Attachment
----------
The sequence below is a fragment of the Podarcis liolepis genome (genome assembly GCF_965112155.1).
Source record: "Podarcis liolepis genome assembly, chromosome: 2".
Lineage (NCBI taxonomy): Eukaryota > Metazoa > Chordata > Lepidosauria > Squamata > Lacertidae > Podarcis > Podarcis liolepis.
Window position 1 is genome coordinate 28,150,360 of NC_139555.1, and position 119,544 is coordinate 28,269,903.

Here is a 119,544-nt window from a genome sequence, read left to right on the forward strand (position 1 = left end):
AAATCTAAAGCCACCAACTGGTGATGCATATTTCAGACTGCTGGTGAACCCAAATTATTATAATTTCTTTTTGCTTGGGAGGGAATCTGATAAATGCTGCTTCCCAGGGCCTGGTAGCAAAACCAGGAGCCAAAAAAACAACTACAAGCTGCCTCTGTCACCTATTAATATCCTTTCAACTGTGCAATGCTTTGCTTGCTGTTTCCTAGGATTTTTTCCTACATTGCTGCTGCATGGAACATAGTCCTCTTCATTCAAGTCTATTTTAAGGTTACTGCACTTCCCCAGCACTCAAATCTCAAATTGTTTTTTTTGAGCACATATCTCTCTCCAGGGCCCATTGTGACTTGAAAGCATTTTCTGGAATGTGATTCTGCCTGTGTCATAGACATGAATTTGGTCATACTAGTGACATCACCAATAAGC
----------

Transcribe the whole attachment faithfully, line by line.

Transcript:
The sequence below is a fragment of the Podarcis liolepis genome (genome assembly GCF_965112155.1).
Source record: "Podarcis liolepis genome assembly, chromosome: 2".
Lineage (NCBI taxonomy): Eukaryota > Metazoa > Chordata > Lepidosauria > Squamata > Lacertidae > Podarcis > Podarcis liolepis.
Window position 1 is genome coordinate 28,150,360 of NC_139555.1, and position 119,544 is coordinate 28,269,903.

Here is a 119,544-nt window from a genome sequence, read left to right on the forward strand (position 1 = left end):
AAATCTAAAGCCACCAACTGGTGATGCATATTTCAGACTGCTGGTGAACCCAAATTATTATAATTTCTTTTTGCTTGGGAGGGAATCTGATAAATGCTGCTTCCCAGGGCCTGGTAGCAAAACCAGGAGCCAAAAAAACAACTACAAGCTGCCTCTGTCACCTATTAATATCCTTTCAACTGTGCAATGCTTTGCTTGCTGTTTCCTAGGATTTTTTCCTACATTGCTGCTGCATGGAACATAGTCCTCTTCATTCAAGTCTATTTTAAGGTTACTGCACTTCCCCAGCACTCAAATCTCAAATTGTTTTTTTTGAGCACATATCTCTCTCCAGGGCCCATTGTGACTTGAAAGCATTTTCTGGAATGTGATTCTGCCTGTGTCATAGACATGAATTTGGTCATACTAGTGACATCACCAATAAGC